This fearless diver has seen a lot down there--sting rays, sharks, and even penguins! Just take a look at some of his photographs...




Pretty cool huh? Well, we knew you'd think so--so, we contacted him and asked him a few questions. In the Q&A below, we talk to Tepper about the diving experience and what his time at NYU has been like so far:

You’ve stated before that you first started diving at age ten. When/where was your most memorable/life-changing dive?

While I have accrued more than 1,000 dives in the last ten years, one of the most special remains the first time I strapped the tank on my back and jumped in the ocean. Only ten years old, I was on vacation with my family in Hawaii where I saw a handful of people learning to dive in the resort pool. When I had tired of holding my breath and diving down 12 feet to say “hi” to the neaveau divers, I tried signing up for a lesson of my own, only to discover I was two years too young. Luckily, my devoted mother and accomplice convinced the staff that I was actually 12 years old who happened to be 4-feet tall and weighing in at 95 pounds soaking wet (which I soon would be). Wading into the water off the hotel beach I remember feeling the weight of the 50-pound tank on my back disappear and thinking, “see, this wasn’t such a bad idea after all.” It was only after crawling hands and knees back onto the shore after my first dive that I realized two things—diving in the ocean was much better than watching people in the pool, and I was ready for a growth spurt.


Have you ever been in a dangerous situation underwater?

tepper%20image%20manta.jpgDespite fears of sharks, claustrophobia and the lochness monster, diving is a very safe pastime—sharks rarely bite divers, the ocean is surprisingly open and we’re still waiting to hear from “locky.” What people may look at as dangerous underwater – getting caught up in a feeding frenzy of sharks or fast moving current, for example – photographers see as prime shooting opportunities. It is safe to say that, in general, what separates photographers from the average observer is the gut-wrenching urge to run towards danger to get that one shot.

When did you become interested in photography, and how has it changed the diving experience for you?

I purchased one of those blue, disposable underwater cameras from the hotel gift shop and began snapping away on my first dive, running out of film only minutes into the water. Needless to say, I have improved my equipment slightly since that first camera, but my eagerness to capture the underwater world on a dive in the middle of the South Pacific, waterfall in central park or a quarry in southern Illinois is just as strong as the day I bought that disposable camera.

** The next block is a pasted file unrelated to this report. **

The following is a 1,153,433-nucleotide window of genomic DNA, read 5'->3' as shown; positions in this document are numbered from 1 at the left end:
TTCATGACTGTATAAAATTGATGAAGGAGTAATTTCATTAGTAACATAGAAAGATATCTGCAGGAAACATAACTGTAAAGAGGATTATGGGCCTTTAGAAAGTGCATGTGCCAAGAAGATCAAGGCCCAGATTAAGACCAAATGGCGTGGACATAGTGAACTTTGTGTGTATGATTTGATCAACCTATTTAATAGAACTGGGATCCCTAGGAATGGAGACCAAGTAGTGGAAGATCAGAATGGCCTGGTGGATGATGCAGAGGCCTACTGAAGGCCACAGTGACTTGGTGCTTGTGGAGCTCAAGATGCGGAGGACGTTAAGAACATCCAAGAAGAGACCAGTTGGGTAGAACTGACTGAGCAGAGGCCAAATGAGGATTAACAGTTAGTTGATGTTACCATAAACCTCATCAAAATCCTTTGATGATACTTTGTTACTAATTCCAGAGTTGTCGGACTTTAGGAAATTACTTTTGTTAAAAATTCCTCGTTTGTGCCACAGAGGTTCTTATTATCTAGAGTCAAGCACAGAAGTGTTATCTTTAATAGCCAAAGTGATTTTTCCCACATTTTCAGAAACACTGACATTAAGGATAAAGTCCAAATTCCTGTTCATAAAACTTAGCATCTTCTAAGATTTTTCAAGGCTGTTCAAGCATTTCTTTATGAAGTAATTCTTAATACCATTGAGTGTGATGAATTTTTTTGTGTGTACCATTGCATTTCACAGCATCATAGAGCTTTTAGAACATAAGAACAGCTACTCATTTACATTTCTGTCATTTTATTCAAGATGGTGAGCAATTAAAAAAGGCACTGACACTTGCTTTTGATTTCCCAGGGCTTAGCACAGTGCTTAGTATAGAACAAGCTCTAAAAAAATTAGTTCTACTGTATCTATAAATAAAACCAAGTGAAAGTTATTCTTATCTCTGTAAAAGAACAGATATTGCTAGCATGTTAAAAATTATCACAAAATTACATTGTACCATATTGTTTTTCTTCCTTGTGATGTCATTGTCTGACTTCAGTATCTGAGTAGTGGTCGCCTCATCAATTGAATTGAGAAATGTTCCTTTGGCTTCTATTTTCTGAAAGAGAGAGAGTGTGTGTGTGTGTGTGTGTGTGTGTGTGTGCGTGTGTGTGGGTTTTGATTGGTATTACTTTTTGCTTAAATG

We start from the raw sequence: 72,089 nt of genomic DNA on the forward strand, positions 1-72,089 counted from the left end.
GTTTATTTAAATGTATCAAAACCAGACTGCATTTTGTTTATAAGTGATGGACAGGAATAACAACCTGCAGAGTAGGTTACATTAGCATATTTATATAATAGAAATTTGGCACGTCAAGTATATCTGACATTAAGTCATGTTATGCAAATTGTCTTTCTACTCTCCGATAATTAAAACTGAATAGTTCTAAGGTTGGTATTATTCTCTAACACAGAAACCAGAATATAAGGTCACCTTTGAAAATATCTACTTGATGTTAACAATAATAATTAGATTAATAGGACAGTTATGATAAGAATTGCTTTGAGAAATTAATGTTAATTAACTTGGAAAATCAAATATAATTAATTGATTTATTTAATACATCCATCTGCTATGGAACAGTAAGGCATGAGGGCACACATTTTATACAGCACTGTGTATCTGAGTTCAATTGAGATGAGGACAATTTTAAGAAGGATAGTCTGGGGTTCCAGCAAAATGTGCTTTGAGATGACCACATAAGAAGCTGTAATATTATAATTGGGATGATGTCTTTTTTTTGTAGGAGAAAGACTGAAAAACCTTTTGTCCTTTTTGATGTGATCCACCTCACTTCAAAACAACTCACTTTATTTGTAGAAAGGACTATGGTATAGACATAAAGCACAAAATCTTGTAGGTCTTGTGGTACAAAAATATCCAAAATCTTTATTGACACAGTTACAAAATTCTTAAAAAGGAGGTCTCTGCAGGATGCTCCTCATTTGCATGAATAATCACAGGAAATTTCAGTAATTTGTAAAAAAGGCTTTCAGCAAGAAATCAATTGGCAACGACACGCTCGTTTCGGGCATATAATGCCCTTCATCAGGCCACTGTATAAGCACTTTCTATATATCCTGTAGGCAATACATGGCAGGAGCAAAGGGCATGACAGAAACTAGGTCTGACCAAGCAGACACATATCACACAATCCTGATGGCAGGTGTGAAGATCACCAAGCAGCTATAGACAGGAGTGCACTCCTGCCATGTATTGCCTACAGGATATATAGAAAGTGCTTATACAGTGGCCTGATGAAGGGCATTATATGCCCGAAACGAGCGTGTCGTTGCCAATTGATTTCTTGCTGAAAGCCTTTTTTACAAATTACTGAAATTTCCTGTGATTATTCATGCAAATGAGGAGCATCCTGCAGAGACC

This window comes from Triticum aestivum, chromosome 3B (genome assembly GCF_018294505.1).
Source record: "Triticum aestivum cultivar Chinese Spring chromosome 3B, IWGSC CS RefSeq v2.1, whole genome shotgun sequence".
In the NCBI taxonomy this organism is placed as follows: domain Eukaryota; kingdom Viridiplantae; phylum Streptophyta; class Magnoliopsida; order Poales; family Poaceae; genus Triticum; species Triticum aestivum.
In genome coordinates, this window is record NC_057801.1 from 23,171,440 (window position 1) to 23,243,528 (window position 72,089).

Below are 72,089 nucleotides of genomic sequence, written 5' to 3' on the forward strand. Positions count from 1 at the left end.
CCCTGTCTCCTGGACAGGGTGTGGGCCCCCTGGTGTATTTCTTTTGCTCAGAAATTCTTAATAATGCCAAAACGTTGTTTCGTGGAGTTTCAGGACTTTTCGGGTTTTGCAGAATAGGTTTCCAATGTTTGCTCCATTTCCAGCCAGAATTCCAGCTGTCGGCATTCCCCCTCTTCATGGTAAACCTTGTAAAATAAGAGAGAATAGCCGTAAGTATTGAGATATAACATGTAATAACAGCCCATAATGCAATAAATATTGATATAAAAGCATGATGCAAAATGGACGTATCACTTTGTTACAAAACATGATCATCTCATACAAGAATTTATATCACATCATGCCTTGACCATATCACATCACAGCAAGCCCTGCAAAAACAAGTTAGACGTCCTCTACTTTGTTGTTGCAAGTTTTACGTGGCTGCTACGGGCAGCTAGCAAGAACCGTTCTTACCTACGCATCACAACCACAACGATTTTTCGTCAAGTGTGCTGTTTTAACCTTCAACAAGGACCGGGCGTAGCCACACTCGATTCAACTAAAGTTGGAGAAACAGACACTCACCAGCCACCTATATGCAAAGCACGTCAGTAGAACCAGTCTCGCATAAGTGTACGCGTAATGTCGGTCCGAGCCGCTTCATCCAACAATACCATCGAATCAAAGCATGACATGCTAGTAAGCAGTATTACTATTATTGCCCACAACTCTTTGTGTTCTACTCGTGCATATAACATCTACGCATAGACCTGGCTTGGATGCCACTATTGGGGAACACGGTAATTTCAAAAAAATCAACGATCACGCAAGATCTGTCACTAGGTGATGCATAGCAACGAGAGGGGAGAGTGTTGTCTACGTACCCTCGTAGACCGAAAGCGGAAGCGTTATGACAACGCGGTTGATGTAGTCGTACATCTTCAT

Can you talk a bit about your typical process when going on a dive?

The thing I love most about underwater photography is the absence of anything typical. Some photo-shoots involve weeks of scouting, coordinating with human models and hoping the elements cooperate, while some of the best opportunities are found by just grabbing a camera and winging it. During a break on a photo expedition to the Galapagos I noticed about two dozen “Silky” sharks hanging off the back of our boat and couldn’t pass up the opportunity to jump in. Unfortunately, the crew was not to thrilled with my idea of jumping in and tying myself to the ship, so I had to settle with dunking half my body and camera off the back deck while a lucky volunteer held my feet. The end result was a series of dramatic shark photos and some unhappy parents.

What made you choose to attend NYU?

tepper%20image%20ghost%20pipefish.jpgThe college search for me was very much a blur: applications going out, letters flying in. By the time all was said and done, I realized that going to college in a place that allowed me to explore myself mattered as much as my major. It’s funny how things work out. You can have a plan to be a biology major at a school in New Haven, Boston (well outside Boston) or any of those other places where people don’t actually say the name of the school, but sometimes the best thing to do is not follow a plan.

How have your studies at NYU influenced or changed your approach to underwater photography?

I have actually only taken one photography course at NYU so far, but so much about photography cannot be learned in a classroom. Having daily access to one of the world’s most active and photogenic cities has been as valuable as any formal training. Much of the technique and artistic flare used in underwater photography can be applied land-lubbing subjects. I also took an Environmental Journalism class Junior year, which allowed me to use my writing as a tool to compliment my photography in my efforts to show the beauty of the troubled underwater environment

Where do you see yourself in ten years?

tepper%20image%20goby%20fish.jpgI would like to say I have a clear picture of myself in ten years, but there are some images that I just can’t visualize. Photography and journalism are experiencing tumult with the transition to digital media, and the ocean is in similarly troubled waters. The good news is powerful photography and poignant journalism continue to affect change in our world—so all I can hope to do is get a little closer to that level in the coming decade.

Be sure to follow Joseph Tepper on Twitter and Tumblr!